Interview With a Lover
I was married for a really long time, and then my husband and I split up.
I wish it were that simple. I was alone by choice for several years. I remained married in my mind if not on paper and insisted on maintaining (with a death grip) my own self-imposed isolation from the dating world. Then, after several years of this lonely nonsense I decided to get my groove back, shake off my love martyrdom and get back out there. Almost immediately I met Someone Else and I almost married him right out of the gate without considering any other candidates and without entertaining what other choices might possibly be behind door number two and three. I shop for clothes the same way: I see something I like, so I buy it before thinking about what could go wrong if I take it home and it doesn’t fit.
Sadly, life with Someone Else didn’t work out either, and I have now checked myself (sighhhhh) into another extended stint away from the dating world. I give up. It hurts too much. And people are odd.
Lying in bed watching SATC reruns in the middle of the afternoon on my long, quiet weekends, my linear-thinking mind comes up with some ridiculous yet ingenious solutions to all the world’s dating woes. I have real, marketable theories about how people could better vet a mate, but I doubt anyone would consider helping me test them.
Yet, here they are today…my thoughts…in a column in the New York Times! I was shocked and elated! There IS someone out there who thinks like me.
My idea is to stop the old-as-Methuselah dating rituals that include weeks and weeks of “dating-on-our-very-best-behavior.” I want to end the practice of just trying to get to know the best parts of a new love interest and to instead find out all the bad things about them first. Take any man. Let’s name him Joe. What would Joe’s ex say about him? If I were able to have dinner with her just once, would I not find out right off the bat if there was any point in accepting a second date? I know myself; I know what I like and what I don’t like. It should be that easy.
Who knows better about what could possibly go wrong with Joe than the person it had already gone wrong with?
I imagined a dark corner in a restaurant over wine. Me and the Ex, hashing out what I could expect. I would encourage her to be honest, but not mean. I would want her to be forthright and tell me straight up what he would be like after the newness wore off. I wouldn’t want her to be vindictive, and I would hope she still had some admiration left for the guy. If she didn’t, well there’s a clue. Wouldn’t it be helpful to collaborate with someone who hadn’t quite forgotten the dark parts of his personality but who could still remember the good qualities about the man she used to love, too? I would buy her dinner, and I would try to get her just drunk enough to spill the truth. Here are the questions I would ask:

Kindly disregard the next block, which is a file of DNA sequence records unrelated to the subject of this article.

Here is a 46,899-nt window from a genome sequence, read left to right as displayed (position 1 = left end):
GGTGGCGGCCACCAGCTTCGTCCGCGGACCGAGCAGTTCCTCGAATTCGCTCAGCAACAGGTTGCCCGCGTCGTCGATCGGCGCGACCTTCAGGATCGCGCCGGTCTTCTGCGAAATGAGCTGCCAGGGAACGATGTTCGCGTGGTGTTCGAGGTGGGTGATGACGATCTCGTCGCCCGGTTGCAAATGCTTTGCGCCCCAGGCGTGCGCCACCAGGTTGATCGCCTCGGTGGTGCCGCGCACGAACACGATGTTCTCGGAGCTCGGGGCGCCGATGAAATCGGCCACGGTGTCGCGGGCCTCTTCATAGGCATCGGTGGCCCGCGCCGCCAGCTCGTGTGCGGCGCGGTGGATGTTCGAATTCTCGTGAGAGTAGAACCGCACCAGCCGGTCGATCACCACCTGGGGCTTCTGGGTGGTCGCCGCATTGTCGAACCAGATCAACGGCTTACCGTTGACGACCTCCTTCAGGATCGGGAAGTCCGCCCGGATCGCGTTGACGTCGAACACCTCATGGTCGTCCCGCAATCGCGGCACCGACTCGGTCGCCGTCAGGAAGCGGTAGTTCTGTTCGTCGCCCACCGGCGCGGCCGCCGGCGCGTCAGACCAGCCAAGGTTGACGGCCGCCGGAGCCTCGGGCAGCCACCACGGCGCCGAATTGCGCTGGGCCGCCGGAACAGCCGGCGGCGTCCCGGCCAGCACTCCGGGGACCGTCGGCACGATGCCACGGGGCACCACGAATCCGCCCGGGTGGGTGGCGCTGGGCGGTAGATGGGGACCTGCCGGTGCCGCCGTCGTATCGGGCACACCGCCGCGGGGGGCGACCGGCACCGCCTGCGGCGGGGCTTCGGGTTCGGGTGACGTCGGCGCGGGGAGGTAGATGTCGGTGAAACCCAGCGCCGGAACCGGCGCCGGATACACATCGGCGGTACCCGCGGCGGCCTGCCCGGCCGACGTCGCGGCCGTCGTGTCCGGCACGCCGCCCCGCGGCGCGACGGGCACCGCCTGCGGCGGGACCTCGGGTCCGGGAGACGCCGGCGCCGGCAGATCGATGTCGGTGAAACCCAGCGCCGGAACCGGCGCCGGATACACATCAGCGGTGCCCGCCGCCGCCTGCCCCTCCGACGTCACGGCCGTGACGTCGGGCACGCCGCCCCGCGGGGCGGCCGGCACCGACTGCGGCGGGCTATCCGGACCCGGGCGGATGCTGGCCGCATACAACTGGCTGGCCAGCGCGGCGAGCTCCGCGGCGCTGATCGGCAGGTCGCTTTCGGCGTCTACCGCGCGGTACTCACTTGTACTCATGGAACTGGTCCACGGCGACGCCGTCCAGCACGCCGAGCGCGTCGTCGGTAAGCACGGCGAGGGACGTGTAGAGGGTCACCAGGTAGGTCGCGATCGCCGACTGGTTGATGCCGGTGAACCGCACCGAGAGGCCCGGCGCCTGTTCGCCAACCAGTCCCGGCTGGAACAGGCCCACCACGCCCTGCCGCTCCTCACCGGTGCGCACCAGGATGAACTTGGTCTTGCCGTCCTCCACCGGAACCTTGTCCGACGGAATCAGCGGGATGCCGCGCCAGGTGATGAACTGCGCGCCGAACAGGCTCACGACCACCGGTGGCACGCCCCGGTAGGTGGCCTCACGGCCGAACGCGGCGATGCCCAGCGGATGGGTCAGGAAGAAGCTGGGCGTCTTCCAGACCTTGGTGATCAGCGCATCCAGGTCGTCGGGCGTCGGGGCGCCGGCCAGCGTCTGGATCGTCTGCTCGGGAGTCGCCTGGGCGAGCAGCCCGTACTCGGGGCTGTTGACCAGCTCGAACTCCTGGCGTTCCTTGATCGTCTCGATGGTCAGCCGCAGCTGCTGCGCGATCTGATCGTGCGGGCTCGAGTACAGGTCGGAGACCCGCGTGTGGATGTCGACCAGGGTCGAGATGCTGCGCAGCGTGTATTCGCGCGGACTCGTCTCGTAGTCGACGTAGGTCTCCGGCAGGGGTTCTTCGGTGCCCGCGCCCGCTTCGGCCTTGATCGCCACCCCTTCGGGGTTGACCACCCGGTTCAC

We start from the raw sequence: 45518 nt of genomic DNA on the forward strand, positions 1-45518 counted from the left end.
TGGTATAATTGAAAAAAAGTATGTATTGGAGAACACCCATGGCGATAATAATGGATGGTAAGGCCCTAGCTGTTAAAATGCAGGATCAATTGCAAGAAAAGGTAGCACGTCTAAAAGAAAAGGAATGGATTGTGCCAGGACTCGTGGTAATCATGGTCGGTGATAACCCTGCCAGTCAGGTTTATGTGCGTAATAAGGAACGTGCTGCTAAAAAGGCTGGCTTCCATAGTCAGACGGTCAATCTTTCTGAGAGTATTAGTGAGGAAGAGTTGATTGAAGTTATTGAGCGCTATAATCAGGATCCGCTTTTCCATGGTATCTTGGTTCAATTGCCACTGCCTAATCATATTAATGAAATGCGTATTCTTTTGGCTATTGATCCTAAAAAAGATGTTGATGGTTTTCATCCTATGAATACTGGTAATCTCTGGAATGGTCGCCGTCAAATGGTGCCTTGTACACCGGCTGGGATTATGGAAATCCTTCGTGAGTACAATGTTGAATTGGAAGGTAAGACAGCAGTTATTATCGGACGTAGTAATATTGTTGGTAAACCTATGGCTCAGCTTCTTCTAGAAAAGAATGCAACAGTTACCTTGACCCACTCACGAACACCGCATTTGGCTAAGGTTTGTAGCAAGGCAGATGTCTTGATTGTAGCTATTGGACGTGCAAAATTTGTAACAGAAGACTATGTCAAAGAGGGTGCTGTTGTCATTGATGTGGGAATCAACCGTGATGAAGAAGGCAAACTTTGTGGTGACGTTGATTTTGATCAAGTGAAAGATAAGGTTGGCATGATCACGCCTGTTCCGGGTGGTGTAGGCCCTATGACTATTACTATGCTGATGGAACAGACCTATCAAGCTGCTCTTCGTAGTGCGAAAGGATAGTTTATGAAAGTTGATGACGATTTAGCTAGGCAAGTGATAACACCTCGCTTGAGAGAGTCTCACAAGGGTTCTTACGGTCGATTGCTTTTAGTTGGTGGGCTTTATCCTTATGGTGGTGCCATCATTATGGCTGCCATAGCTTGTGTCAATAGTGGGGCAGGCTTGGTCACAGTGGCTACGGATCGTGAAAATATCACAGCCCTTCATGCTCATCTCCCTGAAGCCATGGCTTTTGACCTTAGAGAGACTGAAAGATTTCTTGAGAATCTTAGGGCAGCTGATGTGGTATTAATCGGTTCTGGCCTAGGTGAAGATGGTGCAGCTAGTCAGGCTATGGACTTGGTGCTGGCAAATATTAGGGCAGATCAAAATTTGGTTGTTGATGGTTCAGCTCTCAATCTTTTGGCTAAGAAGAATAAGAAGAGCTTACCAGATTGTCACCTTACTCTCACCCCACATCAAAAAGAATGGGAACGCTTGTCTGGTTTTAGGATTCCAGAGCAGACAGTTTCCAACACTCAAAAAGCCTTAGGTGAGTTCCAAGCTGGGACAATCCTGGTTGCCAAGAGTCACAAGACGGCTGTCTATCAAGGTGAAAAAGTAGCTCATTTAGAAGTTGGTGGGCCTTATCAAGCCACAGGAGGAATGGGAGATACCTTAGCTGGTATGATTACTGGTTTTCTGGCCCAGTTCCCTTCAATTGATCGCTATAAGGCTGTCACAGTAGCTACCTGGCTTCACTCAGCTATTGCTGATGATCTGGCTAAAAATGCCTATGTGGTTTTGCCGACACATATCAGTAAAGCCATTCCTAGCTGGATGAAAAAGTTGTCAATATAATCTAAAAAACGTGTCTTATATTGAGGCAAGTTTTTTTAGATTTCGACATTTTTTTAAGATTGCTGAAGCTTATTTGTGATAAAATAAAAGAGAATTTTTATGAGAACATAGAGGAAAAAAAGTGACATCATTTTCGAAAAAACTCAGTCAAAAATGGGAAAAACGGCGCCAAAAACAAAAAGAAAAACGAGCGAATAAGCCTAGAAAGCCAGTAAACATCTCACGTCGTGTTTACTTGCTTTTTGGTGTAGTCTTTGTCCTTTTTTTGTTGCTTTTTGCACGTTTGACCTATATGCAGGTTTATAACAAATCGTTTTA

- Is he stingy/frugal/reckless with money? (This tells me how independent he is.)
- Does he have good credit? (This tells me if he is reliable.)
- Does he play too many video games? (This tells me if he is mature.)
- Is he addicted to or obsessive about anything? (This tells me if he is controlling.)
- How does he react when something doesn’t go his way? (This tells me if he is emotionally stable.)
- How was your sex life? (This tells me if he knows how to treat a woman.)
- Has he ever lied or cheated? (This tells me if he is honest and loyal.)
- How does he treat his mother? (This tells me if he has integrity and character.)
- How does he interact with his kids? (This tells me if he is responsible.)
- How did he behave toward you when his relationship with you ended? (This tells me if he is a genuinely good person.)
There’s no score to tally and no magic formula to apply to see if the guy measures up or not. There’s no guarantee about anything to be found in these answers. These are just the things that are super important to me. If I had these answers, I could walk away from the evening knowing a lot more about the snags I might expect if I decided to pursue a relationship with Joe. Every woman has things that are deal-breakers. These are mine.
Naturally, I applied my line of questioning to both my marriage and to my relationship with Someone Else. In both cases, a nice, quiet dinner with their exes would have revealed everything I needed to know about both men before I ever got to know them myself, because many of the same behaviors existed in their prior relationships. I wish I had known, just to know, because people really don’t change.
By the same token, I imagined a potential suitor asking these questions of my exes about me. It gives me pause, which is good. It gives me perspective and enlightenment about what men might be looking for, too. The one thing I forced myself to learn from my failed relationships is what fault I carried in their ruin. In the event that I ever throw my hat back into the dating ring, I certainly hope that I am a better, happier, more mature, more giving, and more understanding partner than I was before.
Just for fun, why don’t you give it a try? Next time you’re at dinner with your favorite Someone Special, pretend to be dining with his new girlfriend and vice versa, with the objective being to extend your most intimate knowledge of each other, to each other. What would you say about him to a new woman? What would he say about you in the same situation?
Allow me to point you towards the New York Times article I stumbled across today. Their questions are the flip side of this coin…how to get straight to the point with a new love interest or how to reconnect with an old one and get down to the nitty gritty about your compatibility in a single, thoughtful evening. The link is below, and Mandy Len Catron’s own research is convincing. Good Luck!